A very pretty schooner – looks old, I do not recognize the naval architect. Nice spoon bow, ample bowsprit, and a pert, nicely-raked stern. The topsides are glossy black and note the very cute dinghy in matching black. A sense of harmony. Next is a stubby, modern power cat, beetling along at 12 knots or better. I see more and more power cats passing by – many people agree with me that they offer much to the cruising power boater – they are efficient, cruise at good speeds, take head seas well, and offer much interior space. If I were younger (and richer) . . . . Last is a rare vessel, a beige sailing catamaran designed in almost a Sampan or panga style. It is a schooner, unusual for a small sailing cat, and notice the outboard rudders. Unlike the chunky power cat, this slender-hulled, low-profile yacht will offer squished, minimal accommodations. A shot from another angle shows that what looks like a full-width deckhouse is actually a pair of very skinny deckhouses, one over each hull. Hope the owners are young, lithe and small!

Three very interesting powerboats! Left to right:

A brutal, massive ocean-going trawler yacht. See the crudeness of the construction – the hull is rippled and dimpled due to commercial-grade (or worse) plating – no fairing used, and the steel plates look slapdash. But the owner isn’t concerned – the name of the yacht is “WHO CARES.” Not very maneuverable – as it rounded the corner from the St. Lucie Inlet it was listing to starboard, then it had considerable trouble straightening out to run south on the ICW. This photo shows it heading right into Jupiter Preserve before the captain applied bow thruster and heavy reverse. Next is a darling pilothouse trawler from Canada. That canoe stern is entrancing, isn’t it? Combined with a plumb bow, arched window and mast with davit the look is lovely, although the damned fenders dangling over the topsides mar the appearance. Note how a good-sized tender was squeezed in – it is mounted athwartships sticking out over the side decks. First time I’ve seen that arrangement. A nasty head cracker to someone tootling down the side decks! Finally we’ve got a biggish, multi-level power cat from the drawing board of Ted Hood, better known for his many fine sailboat designs. Although Ted came across as the quintessential traditional Yankee, he was in fact very creative and not afraid to try radical designs. Ted was the first to embrace the use of jet drives on power yachts, and his Whisper jets are still popular. This power cat is very different looking — not too graceful in my opinion. I toured one at a boat show it was a head-scratching warren of odd spaces. He set up a production line for them in Taiwan but I think only about four or five were ever built. I remember seeing one 75% built for sale online years after Ted died. However, I applaud his creativity and here is one with the marvelous monicker “GIOVANNINO” rigged out for fun cruising with paddle boards on the foredeck.

So many cool yachts go by our place – I have dozens and dozens of pix of tiny wanderers, magnificent old yachts, insane monster sportfish, classic cruising sailboats and more. I love the fact that shoestring cruisers potter by in 1970’s Columbia 45 motorsailors you can buy for a song, right next to haughty $5 million Hinckley’s. Everyone can be on the water.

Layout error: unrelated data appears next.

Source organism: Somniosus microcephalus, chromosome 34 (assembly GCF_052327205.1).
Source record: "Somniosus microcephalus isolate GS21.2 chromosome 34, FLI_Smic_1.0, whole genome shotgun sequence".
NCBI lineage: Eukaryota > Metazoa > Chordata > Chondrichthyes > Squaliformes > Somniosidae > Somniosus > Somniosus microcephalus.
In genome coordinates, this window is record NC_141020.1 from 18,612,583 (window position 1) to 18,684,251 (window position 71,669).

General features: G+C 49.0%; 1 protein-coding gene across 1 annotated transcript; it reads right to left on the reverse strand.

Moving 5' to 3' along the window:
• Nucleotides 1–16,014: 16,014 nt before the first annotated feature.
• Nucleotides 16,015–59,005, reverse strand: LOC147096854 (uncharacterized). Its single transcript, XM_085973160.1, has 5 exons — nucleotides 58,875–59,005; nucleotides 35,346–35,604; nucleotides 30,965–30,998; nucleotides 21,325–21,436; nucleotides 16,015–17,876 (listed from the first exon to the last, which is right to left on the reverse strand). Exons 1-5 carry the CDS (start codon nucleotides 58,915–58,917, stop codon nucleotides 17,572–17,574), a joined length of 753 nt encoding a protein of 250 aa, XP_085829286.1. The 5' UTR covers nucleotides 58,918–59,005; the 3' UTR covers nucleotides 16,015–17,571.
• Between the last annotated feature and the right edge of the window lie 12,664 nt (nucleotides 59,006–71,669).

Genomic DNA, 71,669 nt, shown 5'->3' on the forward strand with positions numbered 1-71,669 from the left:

J Class World Championships

By | Boats

I was lucky to see a little of the J Boat regatta. J boats are amazing! In truth, I do not find any of them lovely – the ultra-flat sheer lines and wildly long overhangs look distorted and harsh to me, but they are seriously impressive. When one of them steams by you at 12 knots, rail down, bow wave foaming, you feel the immense power of a J Boat.

I walked down the docks where they were berthed at Newport Shipyard, and I was impressed by the incredible detail work and maintenance of these insane relic replicas – the teak work, custom fittings and bright work are perfection.

I’m unsure how the J Boat class has become so popular among the 1% of the 1% — there are now 7 of these extraordinary vessels afloat, five of them are new-builds that adhere more or less to hull lines drawn decades ago for some built and some unbuilt challengers. Two are re-builds of nearly defunct J Boats, that ended up being almost complete new boats. The J Boat class holds regattas all over the place, in the Med, the Caribbean and here. Well-known helmsman Ken Read said that competing in one of these of pretty hairy – they have no lifelines, massive forces from the huge sails, and I bet they get pretty squirrely given their extreme sail area. I assume they sail much more slowly than a new maxi boat built to roughly the same dimensions, since the J Boats suffer from massive wetted surface, antique sail plans and high-drag underbodies. But, for sure they are fun to watch.

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By | Boats

Great photo of magnificent yacht Meteor blasting through waves in strong breeze off Newport last weekend. It must have been a thrill to drive that boat in those conditions.

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Original Thinking

By | Boats

Quite interesting and novel new mid size yacht. Motors have been a moved under the swim platform, freeing up the entire hull for accommodations. Main salon is located at aft end of boat with huge glass transom. Will heavy motors at aft end make it run bow-high? There are a lot of additional interesting details.

Nice to see some original thinking in yacht design.

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Neat New Boat

By | Boats

Pretty cool new boat – a lightweight, trailerable, 35’ outboard-powered trawler/cruiser. A pair of little Suzuki 60’s pushed it to 26 mph, cruise at 16 mph (15 knots) burning just 4 gph. Neat.

Great Harbour TT35